James and Mildred Avery Mickelson
     James Mickelson, who was born at Tinning, Denmark, August 1, 1866, came to Wyoming as an immigrant lad of 16 in 1882. Two brothers, Soren and Rasmus had preceded him across the ocean. They settled in Rock Springs where Soren became an engineer on the Union Pacific Railroad. Rasmus worked for several years in the coal mines, becoming foreman. Soren returned to Denmark, and spent the rest of his life as a prosperous merchant there. Rasmus built homes with his savings and rented them to the miners. He eventually homesteaded in the lovely valley of the LaBarge Creek. (The name La Barge came from a popular Mississippi riverboat captain.)
The young lad, James, did not care for the Rock Springs country. His eyes were used to feasting on the green, luxuriant fields of his native land. He went to work for Ariel Hanson in the LaBarge country. He worked for the N. S. Miller family of LaBarge who had also immigrated from Denmark. Their beautiful ranch home was built of native stone, and water piped from springs watered the lawns. Jim laid the foundations for a lifetime of solid friendship reaching over into the second and third generations of this kind family. Several years ago, Mildred, his daughter, was presented with an old, pressed glass, covered compote by Stella and Mayme Miller Petrie, daughters of Mr. and Mrs. N. S. Miller. It was given to their mother by Mildred's father, the first Christmas he spent on their ranch.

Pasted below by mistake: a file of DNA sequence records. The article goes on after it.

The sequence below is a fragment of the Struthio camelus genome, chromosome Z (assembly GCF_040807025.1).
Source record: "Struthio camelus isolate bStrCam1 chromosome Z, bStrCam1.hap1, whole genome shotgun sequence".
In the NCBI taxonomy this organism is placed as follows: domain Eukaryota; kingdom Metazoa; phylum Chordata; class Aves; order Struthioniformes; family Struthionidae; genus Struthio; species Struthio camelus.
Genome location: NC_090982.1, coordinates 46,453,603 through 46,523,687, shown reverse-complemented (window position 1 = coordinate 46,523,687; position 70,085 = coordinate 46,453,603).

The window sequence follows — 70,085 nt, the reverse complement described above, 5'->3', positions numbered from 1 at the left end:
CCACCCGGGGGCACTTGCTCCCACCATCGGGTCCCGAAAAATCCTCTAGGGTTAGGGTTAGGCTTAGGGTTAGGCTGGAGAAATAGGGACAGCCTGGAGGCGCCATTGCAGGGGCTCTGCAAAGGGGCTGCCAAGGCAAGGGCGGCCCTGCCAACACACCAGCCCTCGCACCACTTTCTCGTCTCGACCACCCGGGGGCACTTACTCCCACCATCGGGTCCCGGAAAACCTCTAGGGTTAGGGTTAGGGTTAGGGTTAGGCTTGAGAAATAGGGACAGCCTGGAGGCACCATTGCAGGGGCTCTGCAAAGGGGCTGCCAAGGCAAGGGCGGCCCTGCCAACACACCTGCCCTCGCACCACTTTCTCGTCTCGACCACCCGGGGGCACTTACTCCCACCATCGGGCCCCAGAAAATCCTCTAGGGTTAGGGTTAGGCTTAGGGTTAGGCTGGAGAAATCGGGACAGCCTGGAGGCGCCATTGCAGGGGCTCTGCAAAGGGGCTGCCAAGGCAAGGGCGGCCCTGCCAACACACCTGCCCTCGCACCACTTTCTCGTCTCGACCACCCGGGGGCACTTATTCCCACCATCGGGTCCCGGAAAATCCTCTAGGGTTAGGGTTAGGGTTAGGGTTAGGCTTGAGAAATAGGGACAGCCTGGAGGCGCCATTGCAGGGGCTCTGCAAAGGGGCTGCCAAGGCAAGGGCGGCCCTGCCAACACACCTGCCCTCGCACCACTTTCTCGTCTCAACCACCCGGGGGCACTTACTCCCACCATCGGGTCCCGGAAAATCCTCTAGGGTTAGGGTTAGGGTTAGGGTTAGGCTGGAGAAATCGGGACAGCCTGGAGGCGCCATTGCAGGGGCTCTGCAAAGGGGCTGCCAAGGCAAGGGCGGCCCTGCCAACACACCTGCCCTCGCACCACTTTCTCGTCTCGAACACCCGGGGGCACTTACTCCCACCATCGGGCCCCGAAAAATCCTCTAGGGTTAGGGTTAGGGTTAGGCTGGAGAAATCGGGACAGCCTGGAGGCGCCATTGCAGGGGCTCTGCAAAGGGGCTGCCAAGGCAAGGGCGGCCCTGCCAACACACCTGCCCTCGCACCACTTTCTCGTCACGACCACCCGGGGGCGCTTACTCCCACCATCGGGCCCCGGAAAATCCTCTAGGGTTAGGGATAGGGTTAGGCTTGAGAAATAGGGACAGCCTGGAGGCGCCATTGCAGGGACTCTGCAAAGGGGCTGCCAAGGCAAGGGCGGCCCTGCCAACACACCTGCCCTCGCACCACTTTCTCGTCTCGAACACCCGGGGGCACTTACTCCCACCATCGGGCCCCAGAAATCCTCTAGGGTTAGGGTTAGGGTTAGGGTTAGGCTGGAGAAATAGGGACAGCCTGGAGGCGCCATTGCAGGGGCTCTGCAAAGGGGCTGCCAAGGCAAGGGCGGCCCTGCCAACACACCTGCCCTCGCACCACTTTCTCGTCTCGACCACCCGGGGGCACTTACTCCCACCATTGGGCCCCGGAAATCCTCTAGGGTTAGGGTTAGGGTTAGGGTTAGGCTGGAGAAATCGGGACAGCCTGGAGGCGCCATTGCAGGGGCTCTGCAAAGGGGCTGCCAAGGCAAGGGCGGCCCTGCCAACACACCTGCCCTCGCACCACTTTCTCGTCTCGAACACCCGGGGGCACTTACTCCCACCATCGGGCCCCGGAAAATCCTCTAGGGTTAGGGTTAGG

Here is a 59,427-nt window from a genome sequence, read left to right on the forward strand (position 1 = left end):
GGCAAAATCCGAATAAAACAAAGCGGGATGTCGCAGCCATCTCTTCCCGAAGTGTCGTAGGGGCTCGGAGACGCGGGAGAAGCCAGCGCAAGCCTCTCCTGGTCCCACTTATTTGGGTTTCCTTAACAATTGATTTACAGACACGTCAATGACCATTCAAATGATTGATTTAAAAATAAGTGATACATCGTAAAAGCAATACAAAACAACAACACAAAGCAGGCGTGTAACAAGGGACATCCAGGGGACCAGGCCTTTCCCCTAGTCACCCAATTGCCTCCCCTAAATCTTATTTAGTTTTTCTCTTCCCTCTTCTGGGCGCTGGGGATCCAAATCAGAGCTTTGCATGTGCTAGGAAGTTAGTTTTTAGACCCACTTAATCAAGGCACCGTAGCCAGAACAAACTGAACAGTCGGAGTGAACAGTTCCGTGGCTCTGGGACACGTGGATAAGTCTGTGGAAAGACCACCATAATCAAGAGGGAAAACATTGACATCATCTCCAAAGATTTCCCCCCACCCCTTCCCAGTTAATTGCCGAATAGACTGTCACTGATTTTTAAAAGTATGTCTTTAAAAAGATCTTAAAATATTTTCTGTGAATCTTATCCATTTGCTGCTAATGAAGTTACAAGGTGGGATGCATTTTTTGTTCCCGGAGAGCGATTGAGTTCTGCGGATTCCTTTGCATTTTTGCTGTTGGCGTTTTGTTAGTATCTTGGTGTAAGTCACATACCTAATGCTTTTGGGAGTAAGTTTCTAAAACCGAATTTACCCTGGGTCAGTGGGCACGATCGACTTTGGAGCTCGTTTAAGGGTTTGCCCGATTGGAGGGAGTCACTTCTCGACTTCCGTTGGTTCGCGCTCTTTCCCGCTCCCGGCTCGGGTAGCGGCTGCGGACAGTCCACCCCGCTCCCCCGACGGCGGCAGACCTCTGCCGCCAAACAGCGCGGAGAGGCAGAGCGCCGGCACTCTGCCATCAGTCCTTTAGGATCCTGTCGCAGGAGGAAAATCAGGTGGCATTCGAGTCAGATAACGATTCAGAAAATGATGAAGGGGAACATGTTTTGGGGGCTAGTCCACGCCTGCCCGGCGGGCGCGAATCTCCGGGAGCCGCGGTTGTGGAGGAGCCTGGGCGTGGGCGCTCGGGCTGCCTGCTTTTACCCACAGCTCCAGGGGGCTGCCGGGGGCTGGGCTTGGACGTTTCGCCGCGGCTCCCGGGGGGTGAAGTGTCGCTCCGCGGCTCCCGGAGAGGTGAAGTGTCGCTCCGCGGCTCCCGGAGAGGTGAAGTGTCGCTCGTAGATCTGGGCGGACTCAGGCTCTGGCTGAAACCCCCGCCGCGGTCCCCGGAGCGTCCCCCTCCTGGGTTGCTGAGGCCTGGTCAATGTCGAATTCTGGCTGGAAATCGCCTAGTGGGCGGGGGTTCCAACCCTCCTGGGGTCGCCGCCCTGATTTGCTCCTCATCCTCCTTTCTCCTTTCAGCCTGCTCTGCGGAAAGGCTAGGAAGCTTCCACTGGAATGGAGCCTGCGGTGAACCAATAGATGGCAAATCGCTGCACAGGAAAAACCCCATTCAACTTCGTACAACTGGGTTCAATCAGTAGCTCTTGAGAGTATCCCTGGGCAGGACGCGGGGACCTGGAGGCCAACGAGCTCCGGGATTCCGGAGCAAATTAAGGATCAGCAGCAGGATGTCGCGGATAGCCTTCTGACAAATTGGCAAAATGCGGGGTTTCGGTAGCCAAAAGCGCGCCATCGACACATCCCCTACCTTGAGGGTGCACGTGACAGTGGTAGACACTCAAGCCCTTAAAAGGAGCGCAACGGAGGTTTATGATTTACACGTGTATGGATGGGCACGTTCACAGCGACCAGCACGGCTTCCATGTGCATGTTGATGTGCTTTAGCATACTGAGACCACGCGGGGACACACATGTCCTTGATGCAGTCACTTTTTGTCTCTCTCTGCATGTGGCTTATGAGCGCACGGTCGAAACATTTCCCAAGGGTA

Jim, and his brother Rasmus, or Ras, as he was called, both homesteaded on LaBarge Creek. Part of the house in which Ras lived still stands. It is inculcated in the ranch home of Bonnie, daughter of Mr. and Mrs. Rube Fox. The setting is charming. A small mountain stream laughs and gurgles its merry way not far from the door. This nostalgic place forms one of the earliest memories of my husband, who well recalls the clear stream on visits to his Uncle Ras, when he was a child.